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Ynanna Djehuty’s Path to Identifying as an Afro-Latina

Ynanna Djehuty photo

by Nicolle Morales Kern

The journey to self-discovery can be a long one, often involves exploring outside of the boundaries provided by family, and can lead to a new identity.

Such is the case for Afro-Dominican poet, writer, and birth doula Ynanna Djehuty (born Carmen Mojica). Born and raised in the Bronx, New York, Djehuty didn’t start referring to herself as Afro-Dominican until she started researching her heritage at the State University of New York at New Paltz, where she studied Black Studies and Television/Radio Productions. On this journey, she realized that there was a part of herself that she hated.

“The community in U.S. doesn’t like to recognize African heritage. I can only guess that in the Dominican Republic it might be the same. In the U.S., there is a clear black and white line; our society doesn’t understand there is a mix of things and you have to define if you’re black or white, and when I was growing up I didn’t realize that was happening, and always saw white as better.”

During her last semester in college, Djehuty took a class on Women in the Caribbean, which not only focused the racial aspects, but on the entire experience of women and how colonization has impacted their lives. After reading the article Latinegras: Desired Women – Undesirable Mothers, Daughters, Sisters and Wives by Marta Cruz-Janzen, she recognized who she is and how she feels about herself. As a result, Djehuty wrote a 20-page paper on the Afro-Latina identity. One thing she discovered during her research is that there are not many voices contributing to the subject.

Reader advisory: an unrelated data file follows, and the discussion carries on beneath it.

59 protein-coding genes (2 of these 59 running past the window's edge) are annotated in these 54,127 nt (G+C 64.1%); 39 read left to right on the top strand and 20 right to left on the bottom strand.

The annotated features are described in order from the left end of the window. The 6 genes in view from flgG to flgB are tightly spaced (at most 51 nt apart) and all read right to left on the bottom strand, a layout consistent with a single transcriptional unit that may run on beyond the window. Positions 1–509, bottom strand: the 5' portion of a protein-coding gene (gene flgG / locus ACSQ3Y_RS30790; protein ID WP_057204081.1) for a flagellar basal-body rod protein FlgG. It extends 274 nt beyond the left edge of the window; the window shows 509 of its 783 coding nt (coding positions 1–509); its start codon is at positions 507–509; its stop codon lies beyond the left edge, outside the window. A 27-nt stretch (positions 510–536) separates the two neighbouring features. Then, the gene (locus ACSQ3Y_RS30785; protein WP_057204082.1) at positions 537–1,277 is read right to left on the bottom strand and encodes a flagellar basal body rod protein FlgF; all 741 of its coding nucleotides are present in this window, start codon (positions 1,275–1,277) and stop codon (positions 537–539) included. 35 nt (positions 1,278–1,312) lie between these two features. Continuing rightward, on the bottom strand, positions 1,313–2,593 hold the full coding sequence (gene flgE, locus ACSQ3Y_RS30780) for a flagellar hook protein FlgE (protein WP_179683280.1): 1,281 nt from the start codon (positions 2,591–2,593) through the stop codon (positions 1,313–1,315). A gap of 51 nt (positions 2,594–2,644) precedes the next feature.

“I decided I wanted to add to the voices of Afro-Latinas, to share information with other Afro-Latinas who don’t have words for their experiences,” says Djehuty on her decision to write her first book Hija De Mi Madre (My Mother’s Daughter), published in October 2009. The book is “a combination of memoirs, poems and research material that explains the effects of race on identity from an academic standpoint. She shares her personal story as a metaphor to place a common cultural experience into context.”

Ynanna Djehuty

Photo courtesy of Ynanna Djehuty

While she has always been a writer, Djehuty has a special place in her heart for poetry. “Poetry is the first love of my life. I wrote poems first, about the struggle to find out who I was, and why I didn’t love myself. It’s the raw emotion, where I can be the rawest. I wanted the poems to help tell the story by letting them see and feel the emotion.”

In her second book, Odas de La Mujer de Miel, Djehuty writes poetry in Spanish, a language she has always loved and one she uses for her strongest emotions. One of the main reasons she chose to write in Spanish so her mother could better understand what she was talking about in her life.

Djehuty feels that her mother and the rest of her family understand that college opened her eyes to new things, but they don’t quite understand why she’s so passionate about African heritage. Especially when she started exploring African dances and religions, approaches to life that conflict with her family’s Catholic views. “It has caused a bit of separation, and it’s sad, but do I stop this search for the truth for myself and make people happy? The answer is no, and I have to do what makes me happy. It’s hard because they have a static view of who you are and a fear of the unknown. This is what second generation people deal with. You live in American society and culture, but at home it’s like living in the Dominican Republic; it’s like living in two worlds.”